Four teenage boys were exiting Dave & Buster’s restaurant while we were eating dinner. These kids, who looked to be about 14 or 15, had some sort of lung-powered air horns that made an obnoxious noise when they blew through it. The noise was loud enough to be disruptive all the way from the balcony over the food court.
If they hadn’t been so young, I would have thought they were drunk. The intoxication of youth, I suppose.
They kept blowing, and laughing, blowing and laughing. The noise was constant and stopped their conversations to look up at them.
They started down the escalator, coming toward us, and it became apparent that the noise had only been bearable because of their distance. They were right behind a teenaged couple when they blew their horns again loud enough to give the pair a jolt. The couple turned around and shot them a look of “WTF?” which served to set the teens into a round of derisive laughter. And pointing. That raised my ire.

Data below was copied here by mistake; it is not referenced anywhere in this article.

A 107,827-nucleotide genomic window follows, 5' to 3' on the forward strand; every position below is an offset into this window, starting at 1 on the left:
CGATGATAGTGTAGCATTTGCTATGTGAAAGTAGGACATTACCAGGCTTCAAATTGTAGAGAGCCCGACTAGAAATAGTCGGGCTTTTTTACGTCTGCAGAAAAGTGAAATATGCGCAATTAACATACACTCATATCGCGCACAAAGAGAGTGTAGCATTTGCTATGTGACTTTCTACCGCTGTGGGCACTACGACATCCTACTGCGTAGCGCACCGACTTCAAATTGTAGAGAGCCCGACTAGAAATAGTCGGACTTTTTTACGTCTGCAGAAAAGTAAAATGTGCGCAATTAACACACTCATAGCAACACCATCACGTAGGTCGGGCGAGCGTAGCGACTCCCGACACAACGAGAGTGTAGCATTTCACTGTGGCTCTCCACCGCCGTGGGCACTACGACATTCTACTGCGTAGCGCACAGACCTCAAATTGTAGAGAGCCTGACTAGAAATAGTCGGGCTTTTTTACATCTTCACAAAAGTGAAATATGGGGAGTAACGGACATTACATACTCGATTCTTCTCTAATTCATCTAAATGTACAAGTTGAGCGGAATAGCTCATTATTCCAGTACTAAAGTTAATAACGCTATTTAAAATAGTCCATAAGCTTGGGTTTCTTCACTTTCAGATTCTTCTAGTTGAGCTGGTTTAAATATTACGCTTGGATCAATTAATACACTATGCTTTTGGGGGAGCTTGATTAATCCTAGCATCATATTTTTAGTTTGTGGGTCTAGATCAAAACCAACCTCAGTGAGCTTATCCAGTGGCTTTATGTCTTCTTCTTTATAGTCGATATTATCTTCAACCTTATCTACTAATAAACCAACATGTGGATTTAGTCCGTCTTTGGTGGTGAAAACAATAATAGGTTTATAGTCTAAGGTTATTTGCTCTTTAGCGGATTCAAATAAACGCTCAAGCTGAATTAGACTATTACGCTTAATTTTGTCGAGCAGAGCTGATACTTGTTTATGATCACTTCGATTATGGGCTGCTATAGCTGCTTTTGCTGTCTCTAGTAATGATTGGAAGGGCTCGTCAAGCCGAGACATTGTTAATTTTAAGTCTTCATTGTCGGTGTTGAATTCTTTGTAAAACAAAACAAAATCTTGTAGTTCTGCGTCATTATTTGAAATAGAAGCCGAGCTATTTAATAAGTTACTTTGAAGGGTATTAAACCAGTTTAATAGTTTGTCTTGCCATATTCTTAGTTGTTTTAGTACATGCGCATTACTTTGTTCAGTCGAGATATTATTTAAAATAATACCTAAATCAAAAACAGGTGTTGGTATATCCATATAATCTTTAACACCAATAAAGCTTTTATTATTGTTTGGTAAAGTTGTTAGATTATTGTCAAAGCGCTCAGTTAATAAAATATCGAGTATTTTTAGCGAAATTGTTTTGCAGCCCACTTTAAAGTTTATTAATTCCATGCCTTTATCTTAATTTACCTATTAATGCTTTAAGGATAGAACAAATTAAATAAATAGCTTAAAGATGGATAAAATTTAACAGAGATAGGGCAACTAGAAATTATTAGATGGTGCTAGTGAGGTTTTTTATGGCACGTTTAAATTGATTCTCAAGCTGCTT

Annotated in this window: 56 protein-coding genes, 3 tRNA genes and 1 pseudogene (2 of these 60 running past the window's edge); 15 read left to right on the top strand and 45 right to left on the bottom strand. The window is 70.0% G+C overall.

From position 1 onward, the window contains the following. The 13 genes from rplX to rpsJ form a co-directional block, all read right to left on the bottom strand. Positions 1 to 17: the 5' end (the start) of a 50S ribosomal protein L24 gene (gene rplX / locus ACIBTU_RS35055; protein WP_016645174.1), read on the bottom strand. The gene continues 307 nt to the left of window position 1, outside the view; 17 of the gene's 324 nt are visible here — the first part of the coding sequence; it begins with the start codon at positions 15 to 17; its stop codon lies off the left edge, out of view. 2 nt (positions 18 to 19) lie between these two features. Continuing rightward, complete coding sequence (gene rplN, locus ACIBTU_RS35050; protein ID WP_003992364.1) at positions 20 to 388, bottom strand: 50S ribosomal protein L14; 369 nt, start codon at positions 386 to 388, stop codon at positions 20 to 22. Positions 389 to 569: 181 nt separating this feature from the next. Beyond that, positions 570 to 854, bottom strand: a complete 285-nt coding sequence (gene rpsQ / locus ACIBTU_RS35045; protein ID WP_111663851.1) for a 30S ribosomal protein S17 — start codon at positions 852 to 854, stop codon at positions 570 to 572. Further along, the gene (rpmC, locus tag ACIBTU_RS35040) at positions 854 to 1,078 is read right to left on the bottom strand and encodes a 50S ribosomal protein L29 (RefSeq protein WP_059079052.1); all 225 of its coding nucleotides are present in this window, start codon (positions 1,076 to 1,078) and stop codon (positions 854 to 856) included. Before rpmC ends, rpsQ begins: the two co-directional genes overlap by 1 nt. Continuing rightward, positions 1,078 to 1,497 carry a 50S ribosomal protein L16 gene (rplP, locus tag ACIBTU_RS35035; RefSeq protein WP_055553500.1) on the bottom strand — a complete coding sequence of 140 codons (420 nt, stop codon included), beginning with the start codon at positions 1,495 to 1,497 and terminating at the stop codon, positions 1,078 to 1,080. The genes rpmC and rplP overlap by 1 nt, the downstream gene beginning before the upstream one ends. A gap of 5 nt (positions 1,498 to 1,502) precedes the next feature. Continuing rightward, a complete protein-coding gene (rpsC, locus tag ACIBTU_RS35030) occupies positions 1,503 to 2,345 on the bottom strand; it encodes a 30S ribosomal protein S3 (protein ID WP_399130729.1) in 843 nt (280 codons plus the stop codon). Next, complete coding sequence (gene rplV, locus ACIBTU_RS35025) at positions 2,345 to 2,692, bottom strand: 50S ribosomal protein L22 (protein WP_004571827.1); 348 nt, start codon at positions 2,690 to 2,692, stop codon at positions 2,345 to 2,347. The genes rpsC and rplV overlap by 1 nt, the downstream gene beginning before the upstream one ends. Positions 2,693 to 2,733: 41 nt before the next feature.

Apparently, that set someone else off as well, because at that point a serious-looking police officer (not a “mall cop” - he looked more like state police) strode over and began to say something to the youths, who were suddenly a lot more quiet.
As their guffaws died away, I couldn’t help myself. I let out an artificially loud laugh of my own, drawing looks from all the tables around us, and in view of the noisy quartet.
This behavior was met with an immediate reproval from my wife on the grounds of childishness. I didn’t disagree. We discussed that clearly the youths wanted attention, though they probably got the kind of attention they were not interested in. I mused aloud that I might have uttered the stock Nelson Muntz “Ha ha” and Maggie suggested that, while this would still have been childish, at least it would have been funnier.